|Setup||two pairs of Helmholtz coils, one vertical, one horizontal; horizontal pair: radius of 0.09 m and 1000 turns, connected to an AC generator vertical pair: radius of 0.068 m and 100 turns, connected to a DC power supply and used to zero the ambient magnetic field; DC field parallel to the AC magnetic field; magnetic field in the exposure area homogenous within +/- 5 %|
|Sham exposure||A sham exposure was conducted.|
|Additional info||during sham exposure only the AC field was switched off in the middle of each experiment control samples were incubated at the location with the same DC magnetic field as in exposure/sham exposure|
The magnetic field exposures (5-20 µT) affected the chromatin conformation. These magnetic field effects differed significantly between the two donors and depended on magnetic flux density and initial condensation of chromatin. While the initial state of chromatin was rather stable in one donor (during different measurements), the initial condensation varied significantly in cells from another donor. Both this variation and the magnetic field effect depended on room temperature during exposure. Despite these variations, the general rule was that magnetic field exposure condensed the initially relaxed chromatin and relaxed the chromatin in cells with initially condensed chromatin. In other words, the initial chromatin state might determine both direction (condensation versus relaxation) and magnitude of the effects.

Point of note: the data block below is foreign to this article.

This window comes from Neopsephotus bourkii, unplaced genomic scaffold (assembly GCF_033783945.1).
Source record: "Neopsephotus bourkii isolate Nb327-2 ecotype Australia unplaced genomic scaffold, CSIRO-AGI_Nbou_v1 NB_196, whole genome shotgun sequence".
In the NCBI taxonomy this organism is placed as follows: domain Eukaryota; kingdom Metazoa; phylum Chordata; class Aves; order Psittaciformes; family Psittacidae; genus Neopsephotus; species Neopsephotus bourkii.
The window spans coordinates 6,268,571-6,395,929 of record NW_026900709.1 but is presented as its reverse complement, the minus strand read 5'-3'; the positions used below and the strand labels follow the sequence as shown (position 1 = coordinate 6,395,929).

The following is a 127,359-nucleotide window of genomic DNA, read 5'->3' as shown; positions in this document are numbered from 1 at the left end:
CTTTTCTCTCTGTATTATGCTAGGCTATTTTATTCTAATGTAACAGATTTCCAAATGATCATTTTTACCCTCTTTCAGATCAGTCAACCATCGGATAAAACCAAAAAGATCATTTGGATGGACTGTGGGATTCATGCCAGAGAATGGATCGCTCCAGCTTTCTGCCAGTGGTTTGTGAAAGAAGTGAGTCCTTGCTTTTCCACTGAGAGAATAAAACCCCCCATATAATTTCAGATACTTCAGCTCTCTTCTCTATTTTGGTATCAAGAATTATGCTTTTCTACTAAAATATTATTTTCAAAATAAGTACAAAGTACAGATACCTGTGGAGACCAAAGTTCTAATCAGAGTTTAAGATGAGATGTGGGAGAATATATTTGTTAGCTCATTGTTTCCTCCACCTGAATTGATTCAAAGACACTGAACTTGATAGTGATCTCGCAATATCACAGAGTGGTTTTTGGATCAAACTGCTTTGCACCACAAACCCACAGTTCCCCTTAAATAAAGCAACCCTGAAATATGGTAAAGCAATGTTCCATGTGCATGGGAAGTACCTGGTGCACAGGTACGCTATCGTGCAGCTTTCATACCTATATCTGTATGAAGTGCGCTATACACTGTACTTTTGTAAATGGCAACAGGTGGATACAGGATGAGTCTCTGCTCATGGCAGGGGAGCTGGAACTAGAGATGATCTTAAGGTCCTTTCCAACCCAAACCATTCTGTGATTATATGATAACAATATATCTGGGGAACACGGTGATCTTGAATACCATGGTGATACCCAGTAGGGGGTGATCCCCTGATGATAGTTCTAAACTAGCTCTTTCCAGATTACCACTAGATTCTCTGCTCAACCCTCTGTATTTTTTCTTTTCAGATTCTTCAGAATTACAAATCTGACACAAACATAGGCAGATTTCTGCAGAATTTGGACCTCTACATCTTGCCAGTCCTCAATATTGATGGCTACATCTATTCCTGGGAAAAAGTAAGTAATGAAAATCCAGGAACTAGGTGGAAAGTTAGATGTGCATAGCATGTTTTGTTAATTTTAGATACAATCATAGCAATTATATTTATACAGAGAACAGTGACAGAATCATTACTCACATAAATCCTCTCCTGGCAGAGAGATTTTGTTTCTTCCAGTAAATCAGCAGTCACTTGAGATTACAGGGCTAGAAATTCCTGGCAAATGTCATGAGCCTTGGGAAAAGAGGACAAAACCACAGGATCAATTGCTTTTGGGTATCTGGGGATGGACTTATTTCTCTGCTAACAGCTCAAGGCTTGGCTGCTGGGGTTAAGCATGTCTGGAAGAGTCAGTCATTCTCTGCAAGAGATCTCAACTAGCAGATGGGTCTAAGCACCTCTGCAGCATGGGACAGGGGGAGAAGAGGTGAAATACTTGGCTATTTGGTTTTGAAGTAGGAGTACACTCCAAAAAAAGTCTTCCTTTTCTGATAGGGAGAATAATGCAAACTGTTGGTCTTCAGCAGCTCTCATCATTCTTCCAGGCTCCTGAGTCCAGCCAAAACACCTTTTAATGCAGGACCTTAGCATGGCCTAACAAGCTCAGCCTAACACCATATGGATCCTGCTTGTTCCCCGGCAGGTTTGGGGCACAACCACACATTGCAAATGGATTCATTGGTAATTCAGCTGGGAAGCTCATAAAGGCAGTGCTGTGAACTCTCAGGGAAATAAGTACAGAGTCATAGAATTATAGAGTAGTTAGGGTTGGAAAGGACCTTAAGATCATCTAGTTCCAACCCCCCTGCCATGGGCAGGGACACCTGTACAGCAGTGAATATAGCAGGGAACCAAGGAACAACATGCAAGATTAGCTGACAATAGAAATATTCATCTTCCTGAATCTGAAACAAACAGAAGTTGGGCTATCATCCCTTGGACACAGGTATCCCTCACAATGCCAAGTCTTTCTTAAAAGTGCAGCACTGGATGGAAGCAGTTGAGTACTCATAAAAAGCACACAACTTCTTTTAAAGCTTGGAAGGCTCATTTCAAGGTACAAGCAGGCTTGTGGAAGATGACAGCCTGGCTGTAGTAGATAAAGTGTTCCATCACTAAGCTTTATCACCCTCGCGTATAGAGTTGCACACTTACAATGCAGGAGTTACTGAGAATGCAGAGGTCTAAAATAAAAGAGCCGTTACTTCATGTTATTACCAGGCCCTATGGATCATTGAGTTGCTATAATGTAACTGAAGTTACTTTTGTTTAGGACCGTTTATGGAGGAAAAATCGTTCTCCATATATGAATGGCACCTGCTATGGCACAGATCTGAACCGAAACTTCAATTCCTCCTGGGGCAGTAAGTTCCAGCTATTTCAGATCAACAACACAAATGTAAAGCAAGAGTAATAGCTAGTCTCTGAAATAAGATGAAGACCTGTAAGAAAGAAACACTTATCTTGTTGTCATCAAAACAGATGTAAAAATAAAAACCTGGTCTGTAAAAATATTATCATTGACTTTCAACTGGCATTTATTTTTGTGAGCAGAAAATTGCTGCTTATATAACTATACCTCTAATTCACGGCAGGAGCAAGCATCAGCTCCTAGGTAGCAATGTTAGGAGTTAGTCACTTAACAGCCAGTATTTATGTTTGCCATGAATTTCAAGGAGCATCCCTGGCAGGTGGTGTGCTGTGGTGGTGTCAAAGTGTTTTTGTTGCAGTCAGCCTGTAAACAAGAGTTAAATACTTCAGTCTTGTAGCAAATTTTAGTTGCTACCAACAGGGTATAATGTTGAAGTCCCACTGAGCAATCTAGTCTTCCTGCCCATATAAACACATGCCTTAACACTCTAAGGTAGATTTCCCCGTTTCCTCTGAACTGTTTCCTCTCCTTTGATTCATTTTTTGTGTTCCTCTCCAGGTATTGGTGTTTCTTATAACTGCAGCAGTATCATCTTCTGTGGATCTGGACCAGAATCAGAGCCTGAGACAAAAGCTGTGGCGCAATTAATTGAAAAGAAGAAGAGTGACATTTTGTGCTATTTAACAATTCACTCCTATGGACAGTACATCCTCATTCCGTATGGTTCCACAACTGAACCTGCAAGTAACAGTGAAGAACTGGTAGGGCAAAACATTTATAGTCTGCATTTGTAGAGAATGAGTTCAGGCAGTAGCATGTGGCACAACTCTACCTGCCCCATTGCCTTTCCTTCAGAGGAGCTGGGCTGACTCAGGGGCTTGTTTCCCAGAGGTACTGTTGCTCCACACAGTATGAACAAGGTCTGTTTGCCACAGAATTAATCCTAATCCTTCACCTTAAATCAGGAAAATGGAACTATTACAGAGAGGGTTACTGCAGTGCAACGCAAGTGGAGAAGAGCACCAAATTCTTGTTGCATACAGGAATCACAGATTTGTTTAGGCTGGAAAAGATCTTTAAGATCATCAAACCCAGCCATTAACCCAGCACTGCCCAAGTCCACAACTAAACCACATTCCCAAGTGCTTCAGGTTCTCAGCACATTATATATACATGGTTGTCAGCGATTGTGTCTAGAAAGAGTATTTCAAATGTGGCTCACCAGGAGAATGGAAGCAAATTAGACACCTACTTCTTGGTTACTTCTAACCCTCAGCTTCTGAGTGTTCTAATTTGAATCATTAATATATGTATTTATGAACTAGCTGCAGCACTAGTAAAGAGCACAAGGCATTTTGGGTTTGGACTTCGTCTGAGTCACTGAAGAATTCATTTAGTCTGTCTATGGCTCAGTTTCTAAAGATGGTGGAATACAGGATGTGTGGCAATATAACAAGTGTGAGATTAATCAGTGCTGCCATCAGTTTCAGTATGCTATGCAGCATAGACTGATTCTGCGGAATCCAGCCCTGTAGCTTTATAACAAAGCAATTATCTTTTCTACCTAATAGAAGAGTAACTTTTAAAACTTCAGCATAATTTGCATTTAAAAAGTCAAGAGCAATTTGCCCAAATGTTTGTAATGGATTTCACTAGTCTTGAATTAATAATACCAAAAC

In conclusion, the data showed that individual effects of 50 Hz magnetic field exposure (5-20 µT) may be observed in human lymphocytes in dependence on the initial state of chromatin and temperature.